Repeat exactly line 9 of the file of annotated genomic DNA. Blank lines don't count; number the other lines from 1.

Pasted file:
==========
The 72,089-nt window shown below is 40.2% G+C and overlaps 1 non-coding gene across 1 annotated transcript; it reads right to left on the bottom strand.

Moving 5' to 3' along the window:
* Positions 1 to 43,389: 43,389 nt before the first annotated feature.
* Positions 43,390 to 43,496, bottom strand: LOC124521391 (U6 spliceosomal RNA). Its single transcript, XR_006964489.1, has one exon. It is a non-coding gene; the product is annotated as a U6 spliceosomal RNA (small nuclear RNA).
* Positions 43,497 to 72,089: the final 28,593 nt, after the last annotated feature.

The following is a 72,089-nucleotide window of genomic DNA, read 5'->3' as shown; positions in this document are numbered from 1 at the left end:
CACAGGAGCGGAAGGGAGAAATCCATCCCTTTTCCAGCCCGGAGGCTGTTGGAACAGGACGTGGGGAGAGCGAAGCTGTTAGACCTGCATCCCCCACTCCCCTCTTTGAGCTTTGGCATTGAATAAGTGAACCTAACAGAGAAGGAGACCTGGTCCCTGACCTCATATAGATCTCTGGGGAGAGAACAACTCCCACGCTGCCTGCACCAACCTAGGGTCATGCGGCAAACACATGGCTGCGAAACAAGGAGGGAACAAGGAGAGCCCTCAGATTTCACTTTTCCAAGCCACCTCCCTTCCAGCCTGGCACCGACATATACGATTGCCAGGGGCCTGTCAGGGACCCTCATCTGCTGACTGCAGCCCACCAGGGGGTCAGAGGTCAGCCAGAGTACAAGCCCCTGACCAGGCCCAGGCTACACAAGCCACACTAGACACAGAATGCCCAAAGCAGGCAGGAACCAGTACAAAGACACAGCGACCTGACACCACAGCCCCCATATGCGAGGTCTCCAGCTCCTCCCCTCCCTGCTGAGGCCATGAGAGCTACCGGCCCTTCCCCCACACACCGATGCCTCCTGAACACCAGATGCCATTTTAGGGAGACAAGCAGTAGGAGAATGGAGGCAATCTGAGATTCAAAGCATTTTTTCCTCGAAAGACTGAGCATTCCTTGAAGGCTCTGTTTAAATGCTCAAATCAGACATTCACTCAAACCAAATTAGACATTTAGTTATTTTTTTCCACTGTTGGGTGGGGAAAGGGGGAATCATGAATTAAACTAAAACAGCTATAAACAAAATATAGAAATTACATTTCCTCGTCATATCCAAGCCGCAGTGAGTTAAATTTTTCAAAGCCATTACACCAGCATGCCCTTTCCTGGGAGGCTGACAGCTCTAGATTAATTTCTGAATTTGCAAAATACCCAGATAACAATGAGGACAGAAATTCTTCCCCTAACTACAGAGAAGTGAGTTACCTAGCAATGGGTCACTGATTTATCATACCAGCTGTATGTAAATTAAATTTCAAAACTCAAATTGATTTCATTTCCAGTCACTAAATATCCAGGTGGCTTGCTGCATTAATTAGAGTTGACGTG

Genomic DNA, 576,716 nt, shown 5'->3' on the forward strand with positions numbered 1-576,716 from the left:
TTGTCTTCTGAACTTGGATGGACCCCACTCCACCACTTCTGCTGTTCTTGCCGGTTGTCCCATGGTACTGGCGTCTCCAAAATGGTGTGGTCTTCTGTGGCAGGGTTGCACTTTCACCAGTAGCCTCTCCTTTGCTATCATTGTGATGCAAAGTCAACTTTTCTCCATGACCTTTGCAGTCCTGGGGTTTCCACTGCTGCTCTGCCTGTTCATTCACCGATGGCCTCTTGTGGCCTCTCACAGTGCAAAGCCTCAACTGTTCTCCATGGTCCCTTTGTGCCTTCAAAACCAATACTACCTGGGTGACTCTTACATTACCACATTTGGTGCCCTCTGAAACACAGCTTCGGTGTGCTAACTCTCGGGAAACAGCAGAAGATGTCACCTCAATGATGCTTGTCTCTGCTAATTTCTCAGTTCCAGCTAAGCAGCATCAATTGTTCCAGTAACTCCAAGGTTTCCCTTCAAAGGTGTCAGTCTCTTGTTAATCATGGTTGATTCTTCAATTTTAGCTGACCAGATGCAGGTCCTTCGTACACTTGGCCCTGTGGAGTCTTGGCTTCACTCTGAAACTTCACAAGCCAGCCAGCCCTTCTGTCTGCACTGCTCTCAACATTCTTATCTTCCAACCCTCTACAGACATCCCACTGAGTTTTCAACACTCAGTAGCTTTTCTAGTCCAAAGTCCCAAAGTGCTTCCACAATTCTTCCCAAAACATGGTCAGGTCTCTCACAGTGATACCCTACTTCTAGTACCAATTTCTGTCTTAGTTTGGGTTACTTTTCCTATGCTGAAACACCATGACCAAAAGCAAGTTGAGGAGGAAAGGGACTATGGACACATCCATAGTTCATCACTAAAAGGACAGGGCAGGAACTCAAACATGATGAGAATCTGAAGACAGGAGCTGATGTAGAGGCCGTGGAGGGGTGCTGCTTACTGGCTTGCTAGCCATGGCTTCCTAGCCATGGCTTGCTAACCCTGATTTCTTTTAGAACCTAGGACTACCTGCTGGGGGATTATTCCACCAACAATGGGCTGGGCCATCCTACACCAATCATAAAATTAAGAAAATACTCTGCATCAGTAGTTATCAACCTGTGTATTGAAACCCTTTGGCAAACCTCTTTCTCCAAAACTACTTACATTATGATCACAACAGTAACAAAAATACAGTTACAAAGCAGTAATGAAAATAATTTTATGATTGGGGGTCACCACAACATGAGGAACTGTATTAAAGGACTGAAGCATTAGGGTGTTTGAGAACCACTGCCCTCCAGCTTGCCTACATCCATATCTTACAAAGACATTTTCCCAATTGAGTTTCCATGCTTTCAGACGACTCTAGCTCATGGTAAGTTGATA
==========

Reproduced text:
TTGTCTTCTGAACTTGGATGGACCCCACTCCACCACTTCTGCTGTTCTTGCCGGTTGTCCCATGGTACTGGCGTCTCCAAAATGGTGTGGTCTTCTGTGGCAGGGTTGCACTTTCACCAGTAGCCTCTCCTTTGCTATCATTGTGATGCAAAGTCAACTTTTCTCCATGACCTTTGCAGTCCTGGGGTTTCCACTGCTGCTCTGCCTGTTCATTCACCGATGGCCTCTTGTGGCCTCTCACAGTGCAAAGCCTCAACTGTTCTCCATGGTCCCTTTGTGCCTTCAAAACCAATACTACCTGGGTGACTCTTACATTACCACATTTGGTGCCCTCTGAAACACAGCTTCGGTGTGCTAACTCTCGGGAAACAGCAGAAGATGTCACCTCAATGATGCTTGTCTCTGCTAATTTCTCAGTTCCAGCTAAGCAGCATCAATTGTTCCAGTAACTCCAAGGTTTCCCTTCAAAGGTGTCAGTCTCTTGTTAATCATGGTTGATTCTTCAATTTTAGCTGACCAGATGCAGGTCCTTCGTACACTTGGCCCTGTGGAGTCTTGGCTTCACTCTGAAACTTCACAAGCCAGCCAGCCCTTCTGTCTGCACTGCTCTCAACATTCTTATCTTCCAACCCTCTACAGACATCCCACTGAGTTTTCAACACTCAGTAGCTTTTCTAGTCCAAAGTCCCAAAGTGCTTCCACAATTCTTCCCAAAACATGGTCAGGTCTCTCACAGTGATACCCTACTTCTAGTACCAATTTCTGTCTTAGTTTGGGTTACTTTTCCTATGCTGAAACACCATGACCAAAAGCAAGTTGAGGAGGAAAGGGACTATGGACACATCCATAGTTCATCACTAAAAGGACAGGGCAGGAACTCAAACATGATGAGAATCTGAAGACAGGAGCTGATGTAGAGGCCGTGGAGGGGTGCTGCTTACTGGCTTGCTAGCCATGGCTTCCTAGCCATGGCTTGCTAACCCTGATTTCTTTTAGAACCTAGGACTACCTGCTGGGGGATTATTCCACCAACAATGGGCTGGGCCATCCTACACCAATCATAAAATTAAGAAAATACTCTGCATCAGTAGTTATCAACCTGTGTATTGAAACCCTTTGGCAAACCTCTTTCTCCAAAACTACTTACATTATGATCACAACAGTAACAAAAATACAGTTACAAAGCAGTAATGAAAATAATTTTATGATTGGGGGTCACCACAACATGAGGAACTGTATTAAAGGACTGAAGCATTAGGGTGTTTGAGAACCACTGCCCTCCAGCTTGCCTACATCCATATCTTACAAAGACATTTTCCCAATTGAGTTTCCATGCTTTCAGACGACTCTAGCTCATGGTAAGTTGATA